Councils work together to improve residents’ health

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Image: Pixabay/WOKANDAPIX
Image: Pixabay/WOKANDAPIX

Bedford Borough Council is working with other councils to make it easier for residents to get help to improve their health, a meeting heard.

A report presented to the Health Overview and Scrutiny Committee (Monday, 3 June) said one in three deaths are linked to behavioural risk factors such as smoking, alcohol, physical inactivity, and poor diet.

Martin Westerby, head of public health programmes at Central Bedfordshire Council, said: “Smoking, obesity – being overweight, inactivity and alcohol misuse continue to be the four biggest causes of premature mortality, as well as contributing significantly towards the inequalities that we see in health and increasing that demand for health and social care.

“We know that if you experience one of those issues you’re likely to experience more than one.

“However, if you want to access [support] services you very often have to assess services independently,” he said.

The committee heard that Public Health is developing an Integrated Behaviour Change Service (IBCS) across Bedford Borough, Central Bedfordshire and Milton Keynes.

Clapham Cars

These are the local authorities covered by the Public Health Shared Service.

Mr Westerby said bringing all the support services into an integrated point of contact will make it easier to get the support needed.

“Initially we’re looking to create stop smoking services, weight management (or healthy weight services as we’re going to be calling them), [and] some NHS health checks, because we also want NHS health checks to be part of this service.

“We want [it] to be a flexible offer,” he said.

All of these support services are currently delivered or commissioned by Public Health.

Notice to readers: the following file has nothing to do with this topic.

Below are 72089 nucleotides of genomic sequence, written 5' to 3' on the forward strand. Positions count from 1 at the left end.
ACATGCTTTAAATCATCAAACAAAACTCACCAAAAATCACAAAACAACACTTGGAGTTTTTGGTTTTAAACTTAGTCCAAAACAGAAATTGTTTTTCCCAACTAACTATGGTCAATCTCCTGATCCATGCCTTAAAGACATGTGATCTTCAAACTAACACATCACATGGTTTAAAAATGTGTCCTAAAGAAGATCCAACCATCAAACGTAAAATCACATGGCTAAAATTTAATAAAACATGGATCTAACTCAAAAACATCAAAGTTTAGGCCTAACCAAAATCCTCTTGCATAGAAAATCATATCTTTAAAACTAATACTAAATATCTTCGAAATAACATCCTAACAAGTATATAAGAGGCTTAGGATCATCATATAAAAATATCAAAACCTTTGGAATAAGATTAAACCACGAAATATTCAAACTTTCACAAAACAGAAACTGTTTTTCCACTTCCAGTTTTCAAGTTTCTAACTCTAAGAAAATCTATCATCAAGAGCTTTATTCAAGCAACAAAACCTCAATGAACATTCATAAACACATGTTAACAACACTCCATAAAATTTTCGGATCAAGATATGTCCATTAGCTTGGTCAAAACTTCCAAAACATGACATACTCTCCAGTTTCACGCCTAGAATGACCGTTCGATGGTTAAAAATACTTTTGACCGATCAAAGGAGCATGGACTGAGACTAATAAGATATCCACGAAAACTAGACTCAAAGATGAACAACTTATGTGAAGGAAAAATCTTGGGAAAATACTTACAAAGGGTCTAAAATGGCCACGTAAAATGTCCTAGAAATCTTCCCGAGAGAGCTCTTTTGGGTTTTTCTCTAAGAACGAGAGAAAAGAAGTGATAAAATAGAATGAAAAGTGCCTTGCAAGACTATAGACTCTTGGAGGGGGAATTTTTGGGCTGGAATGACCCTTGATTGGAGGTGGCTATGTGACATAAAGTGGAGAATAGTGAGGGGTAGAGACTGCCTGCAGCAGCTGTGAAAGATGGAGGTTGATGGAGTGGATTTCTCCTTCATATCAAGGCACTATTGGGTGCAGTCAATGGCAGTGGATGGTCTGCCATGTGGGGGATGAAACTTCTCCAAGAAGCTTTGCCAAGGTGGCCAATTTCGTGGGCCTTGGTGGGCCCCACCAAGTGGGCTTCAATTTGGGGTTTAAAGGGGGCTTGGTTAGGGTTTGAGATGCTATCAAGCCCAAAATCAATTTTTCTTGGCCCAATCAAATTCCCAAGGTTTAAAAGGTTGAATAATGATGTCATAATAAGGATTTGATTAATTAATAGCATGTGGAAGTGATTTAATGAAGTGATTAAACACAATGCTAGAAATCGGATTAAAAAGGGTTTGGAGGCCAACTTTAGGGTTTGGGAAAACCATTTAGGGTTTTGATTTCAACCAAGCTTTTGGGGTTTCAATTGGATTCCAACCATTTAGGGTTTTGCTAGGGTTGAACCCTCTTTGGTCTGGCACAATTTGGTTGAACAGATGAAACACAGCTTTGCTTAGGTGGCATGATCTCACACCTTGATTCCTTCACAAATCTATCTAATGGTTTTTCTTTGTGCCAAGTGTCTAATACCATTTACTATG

The committee was told that the preferred route is to start with the existing public health behaviour change services and consider whether further integration is possible at a later stage.

“The delivery model that we want to bring about is going to have a single point of contact, initially via a website,” Mr Westerby said.

“However we appreciate that not everybody is digitally savvy or digitally able, so we’re going to have telephone support for those people who may not be able to access digitally.

“We’re going to have numerous robust pathways from Primary Care and a range of other services into the service. And we’re going to identify the needs of residents early on so we can get them the right level of support.

“That will include high level and density support for people with greater needs and those most likely to experience poorer health outcomes.”

The work to provide the IBCS is being led by Central Bedfordshire Council, and it is anticipated that the service will go live in April 2025.

Mr Westerby said: “The service is going to be accessible to all and to be targeted to those who need it most. Those who experience the worst health outcomes, and are more likely to be those who are experiencing health inequalities.”

by John Guinn
Local Democracy Reporter